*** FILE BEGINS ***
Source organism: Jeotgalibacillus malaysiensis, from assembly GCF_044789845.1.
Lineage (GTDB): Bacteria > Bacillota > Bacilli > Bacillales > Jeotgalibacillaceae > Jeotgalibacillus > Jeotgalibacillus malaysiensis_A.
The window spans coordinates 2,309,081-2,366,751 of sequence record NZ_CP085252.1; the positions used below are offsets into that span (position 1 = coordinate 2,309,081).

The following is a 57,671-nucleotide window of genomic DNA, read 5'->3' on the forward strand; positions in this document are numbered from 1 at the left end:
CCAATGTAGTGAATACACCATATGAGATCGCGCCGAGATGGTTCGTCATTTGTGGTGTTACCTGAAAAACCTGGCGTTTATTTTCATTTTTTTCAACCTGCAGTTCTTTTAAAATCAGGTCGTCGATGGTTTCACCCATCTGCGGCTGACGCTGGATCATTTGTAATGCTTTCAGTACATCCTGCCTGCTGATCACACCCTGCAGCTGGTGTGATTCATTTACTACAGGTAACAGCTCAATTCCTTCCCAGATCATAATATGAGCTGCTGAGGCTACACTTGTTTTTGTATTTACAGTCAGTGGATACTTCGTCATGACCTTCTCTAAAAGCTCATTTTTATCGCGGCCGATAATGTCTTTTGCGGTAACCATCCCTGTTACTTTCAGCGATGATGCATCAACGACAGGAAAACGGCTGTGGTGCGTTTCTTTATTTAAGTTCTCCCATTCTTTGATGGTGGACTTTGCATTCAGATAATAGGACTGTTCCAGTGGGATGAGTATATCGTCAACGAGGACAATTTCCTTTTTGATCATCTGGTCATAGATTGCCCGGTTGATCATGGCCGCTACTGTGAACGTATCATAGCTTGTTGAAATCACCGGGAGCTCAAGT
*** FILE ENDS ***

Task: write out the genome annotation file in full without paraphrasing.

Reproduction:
Source organism: Jeotgalibacillus malaysiensis, from assembly GCF_044789845.1.
Lineage (GTDB): Bacteria > Bacillota > Bacilli > Bacillales > Jeotgalibacillaceae > Jeotgalibacillus > Jeotgalibacillus malaysiensis_A.
The window spans coordinates 2,309,081-2,366,751 of sequence record NZ_CP085252.1; the positions used below are offsets into that span (position 1 = coordinate 2,309,081).

The following is a 57,671-nucleotide window of genomic DNA, read 5'->3' on the forward strand; positions in this document are numbered from 1 at the left end:
CCAATGTAGTGAATACACCATATGAGATCGCGCCGAGATGGTTCGTCATTTGTGGTGTTACCTGAAAAACCTGGCGTTTATTTTCATTTTTTTCAACCTGCAGTTCTTTTAAAATCAGGTCGTCGATGGTTTCACCCATCTGCGGCTGACGCTGGATCATTTGTAATGCTTTCAGTACATCCTGCCTGCTGATCACACCCTGCAGCTGGTGTGATTCATTTACTACAGGTAACAGCTCAATTCCTTCCCAGATCATAATATGAGCTGCTGAGGCTACACTTGTTTTTGTATTTACAGTCAGTGGATACTTCGTCATGACCTTCTCTAAAAGCTCATTTTTATCGCGGCCGATAATGTCTTTTGCGGTAACCATCCCTGTTACTTTCAGCGATGATGCATCAACGACAGGAAAACGGCTGTGGTGCGTTTCTTTATTTAAGTTCTCCCATTCTTTGATGGTGGACTTTGCATTCAGATAATAGGACTGTTCCAGTGGGATGAGTATATCGTCAACGAGGACAATTTCCTTTTTGATCATCTGGTCATAGATTGCCCGGTTGATCATGGCCGCTACTGTGAACGTATCATAGCTTGTTGAAATCACCGGGAGCTCAAGT